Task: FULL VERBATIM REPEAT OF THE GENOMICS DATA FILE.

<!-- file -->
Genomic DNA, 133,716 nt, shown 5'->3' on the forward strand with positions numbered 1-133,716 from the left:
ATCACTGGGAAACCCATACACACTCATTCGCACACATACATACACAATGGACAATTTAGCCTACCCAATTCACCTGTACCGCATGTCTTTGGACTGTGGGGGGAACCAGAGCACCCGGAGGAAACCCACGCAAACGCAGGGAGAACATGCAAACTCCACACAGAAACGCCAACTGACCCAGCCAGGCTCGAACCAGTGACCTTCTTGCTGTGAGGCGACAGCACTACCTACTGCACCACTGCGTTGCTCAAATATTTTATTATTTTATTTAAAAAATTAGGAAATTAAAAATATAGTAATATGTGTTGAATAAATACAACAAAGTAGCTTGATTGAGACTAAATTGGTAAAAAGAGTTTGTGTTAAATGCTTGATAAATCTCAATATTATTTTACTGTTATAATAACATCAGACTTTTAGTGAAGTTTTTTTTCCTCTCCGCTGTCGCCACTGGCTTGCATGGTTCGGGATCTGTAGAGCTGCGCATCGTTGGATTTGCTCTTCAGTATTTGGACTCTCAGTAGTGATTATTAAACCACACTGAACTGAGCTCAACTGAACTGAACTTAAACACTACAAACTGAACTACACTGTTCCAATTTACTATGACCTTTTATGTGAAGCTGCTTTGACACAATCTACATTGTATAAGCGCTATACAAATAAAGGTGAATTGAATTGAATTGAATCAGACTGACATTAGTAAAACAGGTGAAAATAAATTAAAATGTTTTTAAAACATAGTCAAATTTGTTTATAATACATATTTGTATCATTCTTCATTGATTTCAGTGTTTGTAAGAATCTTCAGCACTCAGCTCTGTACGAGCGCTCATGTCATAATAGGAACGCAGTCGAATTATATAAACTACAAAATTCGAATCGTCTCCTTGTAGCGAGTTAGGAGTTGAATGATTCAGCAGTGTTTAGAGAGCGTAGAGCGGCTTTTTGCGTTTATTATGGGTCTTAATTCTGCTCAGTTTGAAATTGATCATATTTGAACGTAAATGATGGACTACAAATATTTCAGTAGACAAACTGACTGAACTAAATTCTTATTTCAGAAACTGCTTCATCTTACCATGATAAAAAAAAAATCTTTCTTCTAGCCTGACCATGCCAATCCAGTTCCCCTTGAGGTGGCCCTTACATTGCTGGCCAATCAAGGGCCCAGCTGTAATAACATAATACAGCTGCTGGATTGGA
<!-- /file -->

Genomic DNA, 133,716 nt, shown 5'->3' on the forward strand with positions numbered 1-133,716 from the left:
ATCACTGGGAAACCCATACACACTCATTCGCACACATACATACACAATGGACAATTTAGCCTACCCAATTCACCTGTACCGCATGTCTTTGGACTGTGGGGGGAACCAGAGCACCCGGAGGAAACCCACGCAAACGCAGGGAGAACATGCAAACTCCACACAGAAACGCCAACTGACCCAGCCAGGCTCGAACCAGTGACCTTCTTGCTGTGAGGCGACAGCACTACCTACTGCACCACTGCGTTGCTCAAATATTTTATTATTTTATTTAAAAAATTAGGAAATTAAAAATATAGTAATATGTGTTGAATAAATACAACAAAGTAGCTTGATTGAGACTAAATTGGTAAAAAGAGTTTGTGTTAAATGCTTGATAAATCTCAATATTATTTTACTGTTATAATAACATCAGACTTTTAGTGAAGTTTTTTTTCCTCTCCGCTGTCGCCACTGGCTTGCATGGTTCGGGATCTGTAGAGCTGCGCATCGTTGGATTTGCTCTTCAGTATTTGGACTCTCAGTAGTGATTATTAAACCACACTGAACTGAGCTCAACTGAACTGAACTTAAACACTACAAACTGAACTACACTGTTCCAATTTACTATGACCTTTTATGTGAAGCTGCTTTGACACAATCTACATTGTATAAGCGCTATACAAATAAAGGTGAATTGAATTGAATTGAATCAGACTGACATTAGTAAAACAGGTGAAAATAAATTAAAATGTTTTTAAAACATAGTCAAATTTGTTTATAATACATATTTGTATCATTCTTCATTGATTTCAGTGTTTGTAAGAATCTTCAGCACTCAGCTCTGTACGAGCGCTCATGTCATAATAGGAACGCAGTCGAATTATATAAACTACAAAATTCGAATCGTCTCCTTGTAGCGAGTTAGGAGTTGAATGATTCAGCAGTGTTTAGAGAGCGTAGAGCGGCTTTTTGCGTTTATTATGGGTCTTAATTCTGCTCAGTTTGAAATTGATCATATTTGAACGTAAATGATGGACTACAAATATTTCAGTAGACAAACTGACTGAACTAAATTCTTATTTCAGAAACTGCTTCATCTTACCATGATAAAAAAAAAATCTTTCTTCTAGCCTGACCATGCCAATCCAGTTCCCCTTGAGGTGGCCCTTACATTGCTGGCCAATCAAGGGCCCAGCTGTAATAACATAATACAGCTGCTGGATTGGA